“Instead of installing two or three cameras that will protect the people that are visiting the graves on the Mount of Olives, the government wired the mount of olives with hundreds of cameras protecting the dead, but where are the cameras protecting the living people? It’s insane that after tens of cars and pedestrians in the last few months have ben stoned from the same place and from the same street, the police are not stopping it,” Aryeh King, veteran resident of Maale HaZeitim and CEO of the Israel Land Fund told the Jewish Press. “There’s no question that if the police and the authorities responsible for the security of the Mount of Olives really wanted, they could have stopped it a long time ago.”
“What happened last night, that on the day of the liberation and the unification of Jerusalem, it took more than 20 minutes for police to get to the place where Jews were being stoned, when at the same time there were thousands of police securing this special day in other parts of the city, is something that is unacceptable,” King said. “Whoever cares about the Mount of Olives and for the people that are visiting the Mount of Olives, their voices need to be heard.”
Shani Hikind, the executive vice president of American Friends of Ateret Cohanim, and the honoree of Monday night’s 3rd annual Ateret Cohanim Yom Yerushalayim Dinner, told the Jewish Press that the Jews of New York and across the world “cannot abide” attacks against Jews in Jerusalem. “On behalf of Jews throughout the world, we deplore any acts of violence directed toward any citizen in Jerusalem. Nothing will be accomplished by efforts to intimidate and physically harm people in the capital of Israel,” Hikind said. “Jerusalem will always be the united capital of our beloved Israel, and we are happy to celebrate Yom Yerushalyaim in New York City this evening.” Her organization would respond to the attacks by “strengthening Jewish communities and neighborhoods throughout the capital – building more houses, bringing in more families.”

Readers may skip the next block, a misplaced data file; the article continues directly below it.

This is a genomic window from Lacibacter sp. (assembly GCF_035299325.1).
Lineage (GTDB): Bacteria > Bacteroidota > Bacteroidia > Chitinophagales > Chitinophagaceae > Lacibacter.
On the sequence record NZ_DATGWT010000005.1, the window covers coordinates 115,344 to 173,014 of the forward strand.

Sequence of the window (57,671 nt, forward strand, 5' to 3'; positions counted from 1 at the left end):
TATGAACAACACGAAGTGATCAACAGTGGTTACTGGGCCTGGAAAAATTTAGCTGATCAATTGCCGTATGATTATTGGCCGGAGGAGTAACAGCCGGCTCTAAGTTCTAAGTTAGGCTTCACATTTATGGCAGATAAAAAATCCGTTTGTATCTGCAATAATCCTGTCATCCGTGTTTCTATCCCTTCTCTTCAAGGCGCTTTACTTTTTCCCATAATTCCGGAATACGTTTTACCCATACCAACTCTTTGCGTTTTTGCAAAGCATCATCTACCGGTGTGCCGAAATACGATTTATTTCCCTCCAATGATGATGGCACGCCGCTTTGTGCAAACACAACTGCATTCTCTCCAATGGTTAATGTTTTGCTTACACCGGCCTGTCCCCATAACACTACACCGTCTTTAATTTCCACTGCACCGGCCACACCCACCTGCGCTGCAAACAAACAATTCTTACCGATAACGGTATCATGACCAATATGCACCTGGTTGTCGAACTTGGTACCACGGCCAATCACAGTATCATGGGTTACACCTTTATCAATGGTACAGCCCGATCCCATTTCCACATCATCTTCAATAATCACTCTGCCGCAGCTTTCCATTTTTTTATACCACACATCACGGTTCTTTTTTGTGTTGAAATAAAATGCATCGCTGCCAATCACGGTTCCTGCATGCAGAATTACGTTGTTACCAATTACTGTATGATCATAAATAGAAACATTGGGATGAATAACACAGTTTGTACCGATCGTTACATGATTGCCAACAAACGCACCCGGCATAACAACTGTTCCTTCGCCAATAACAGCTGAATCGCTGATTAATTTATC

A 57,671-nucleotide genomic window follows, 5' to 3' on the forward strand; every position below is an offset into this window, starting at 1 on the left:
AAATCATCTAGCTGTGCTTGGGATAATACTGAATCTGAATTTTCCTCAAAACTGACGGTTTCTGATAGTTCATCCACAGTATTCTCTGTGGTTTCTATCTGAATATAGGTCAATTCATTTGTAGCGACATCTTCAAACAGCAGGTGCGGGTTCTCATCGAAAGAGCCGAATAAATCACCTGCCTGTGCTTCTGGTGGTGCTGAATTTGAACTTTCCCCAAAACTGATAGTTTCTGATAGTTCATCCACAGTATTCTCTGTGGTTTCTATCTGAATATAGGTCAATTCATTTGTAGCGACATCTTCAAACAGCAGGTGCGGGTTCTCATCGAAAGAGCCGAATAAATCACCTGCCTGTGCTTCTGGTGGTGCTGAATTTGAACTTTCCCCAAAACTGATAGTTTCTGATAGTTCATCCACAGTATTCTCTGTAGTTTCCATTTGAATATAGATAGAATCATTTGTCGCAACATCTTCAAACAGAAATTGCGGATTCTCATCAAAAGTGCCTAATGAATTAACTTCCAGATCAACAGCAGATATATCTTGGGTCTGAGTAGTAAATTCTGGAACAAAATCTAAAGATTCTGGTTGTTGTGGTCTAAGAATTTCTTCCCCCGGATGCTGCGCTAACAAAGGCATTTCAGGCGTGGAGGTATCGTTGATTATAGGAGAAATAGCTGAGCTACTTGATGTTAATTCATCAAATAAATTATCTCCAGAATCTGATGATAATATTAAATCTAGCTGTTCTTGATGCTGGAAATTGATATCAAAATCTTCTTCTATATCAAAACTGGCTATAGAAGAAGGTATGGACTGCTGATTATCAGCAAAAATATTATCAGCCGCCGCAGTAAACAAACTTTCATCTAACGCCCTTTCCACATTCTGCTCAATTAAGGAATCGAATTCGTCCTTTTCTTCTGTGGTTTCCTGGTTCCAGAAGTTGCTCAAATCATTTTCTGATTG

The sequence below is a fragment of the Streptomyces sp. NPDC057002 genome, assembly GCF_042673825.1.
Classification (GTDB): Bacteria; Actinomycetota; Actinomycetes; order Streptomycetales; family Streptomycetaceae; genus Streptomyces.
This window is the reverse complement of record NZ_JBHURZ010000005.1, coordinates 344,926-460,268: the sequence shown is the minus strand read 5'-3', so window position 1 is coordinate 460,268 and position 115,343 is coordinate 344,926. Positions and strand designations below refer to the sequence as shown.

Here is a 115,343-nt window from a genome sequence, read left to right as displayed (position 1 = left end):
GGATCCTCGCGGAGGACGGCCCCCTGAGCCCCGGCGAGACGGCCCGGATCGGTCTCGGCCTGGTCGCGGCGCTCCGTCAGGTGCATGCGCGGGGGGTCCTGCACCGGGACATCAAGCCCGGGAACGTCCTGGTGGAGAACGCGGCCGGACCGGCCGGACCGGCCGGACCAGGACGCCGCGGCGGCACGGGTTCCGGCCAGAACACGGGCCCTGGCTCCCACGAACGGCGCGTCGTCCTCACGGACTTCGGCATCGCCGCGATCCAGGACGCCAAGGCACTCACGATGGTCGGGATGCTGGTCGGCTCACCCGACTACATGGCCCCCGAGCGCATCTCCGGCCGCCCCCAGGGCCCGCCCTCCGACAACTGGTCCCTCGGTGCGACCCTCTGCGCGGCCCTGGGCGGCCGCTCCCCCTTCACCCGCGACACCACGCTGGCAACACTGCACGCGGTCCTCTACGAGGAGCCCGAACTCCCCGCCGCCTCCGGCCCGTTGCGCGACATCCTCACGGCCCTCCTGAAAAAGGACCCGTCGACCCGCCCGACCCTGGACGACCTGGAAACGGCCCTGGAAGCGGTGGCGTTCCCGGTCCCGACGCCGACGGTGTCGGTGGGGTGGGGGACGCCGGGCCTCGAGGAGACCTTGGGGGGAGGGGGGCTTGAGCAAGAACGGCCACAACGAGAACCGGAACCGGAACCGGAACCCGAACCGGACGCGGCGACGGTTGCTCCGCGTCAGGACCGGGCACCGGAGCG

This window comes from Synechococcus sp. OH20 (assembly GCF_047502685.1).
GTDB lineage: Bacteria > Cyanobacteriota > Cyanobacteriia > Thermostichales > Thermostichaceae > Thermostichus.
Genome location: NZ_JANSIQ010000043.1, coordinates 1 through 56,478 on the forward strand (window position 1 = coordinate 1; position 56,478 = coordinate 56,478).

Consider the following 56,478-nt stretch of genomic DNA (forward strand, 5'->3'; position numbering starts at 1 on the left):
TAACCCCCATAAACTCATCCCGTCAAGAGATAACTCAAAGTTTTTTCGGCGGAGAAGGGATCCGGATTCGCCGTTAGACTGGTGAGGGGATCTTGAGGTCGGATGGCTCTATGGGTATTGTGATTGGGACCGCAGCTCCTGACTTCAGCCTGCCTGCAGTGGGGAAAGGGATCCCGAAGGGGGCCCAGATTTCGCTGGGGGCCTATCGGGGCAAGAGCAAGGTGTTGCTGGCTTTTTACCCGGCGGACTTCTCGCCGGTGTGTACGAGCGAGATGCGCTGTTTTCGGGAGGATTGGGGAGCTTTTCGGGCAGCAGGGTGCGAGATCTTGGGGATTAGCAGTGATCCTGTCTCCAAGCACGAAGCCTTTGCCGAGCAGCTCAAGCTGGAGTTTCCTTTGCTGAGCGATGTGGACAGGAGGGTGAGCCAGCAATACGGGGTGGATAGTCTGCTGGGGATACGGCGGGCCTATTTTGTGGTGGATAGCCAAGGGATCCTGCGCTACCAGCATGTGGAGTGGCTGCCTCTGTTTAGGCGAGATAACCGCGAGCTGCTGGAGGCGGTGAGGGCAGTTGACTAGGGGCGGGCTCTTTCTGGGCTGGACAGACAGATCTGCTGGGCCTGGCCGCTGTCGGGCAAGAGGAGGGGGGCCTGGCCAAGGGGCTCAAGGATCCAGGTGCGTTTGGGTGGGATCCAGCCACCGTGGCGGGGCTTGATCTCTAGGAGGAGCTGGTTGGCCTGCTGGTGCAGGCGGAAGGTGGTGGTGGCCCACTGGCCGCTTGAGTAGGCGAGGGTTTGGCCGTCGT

According to a report by Israel HaYom, there has been a drastic 50 percent drop in the number of Jewish burials taking place on the Mount of Olives since the 1967 Six Day War. The report revealed that taxi drivers from all over Israel sent a letter to the police commissioner stating that they would not drive through the region during certain hours of the day, for fear of risking their lives and their sources of livelihood.
Though local Arab residents of Jerusalem have resorted to violence and fear tactics in order to drive out the Jewish residents of the Mount of Olives, the number of requests for information on renting and buying in the area have increased. Ir David’s mountaintop apartment building, “the Choshen”, is full, and only a handful of apartments remain open for rental in Maale HaZeitim, a project of Dr. Irving and Cherna Moskowitz, Ateret Cohanim, and Kedumim3000. Across the street, new residents are beginning to move into apartments in Maalot David, a recently-completed residential project on the site of the former Mount of Olives police station. Plans are in place to erect 100 more apartments for Jewish residents adjacent to the site.
About the Author: Malkah Fleisher is a graduate of Cardozo Law School in New York City. She is an editor/staff writer at JewishPress.com and co-hosts a weekly Israeli FM radio show. Malkah lives with her husband and two children on the Mount of Olives in Jerusalem.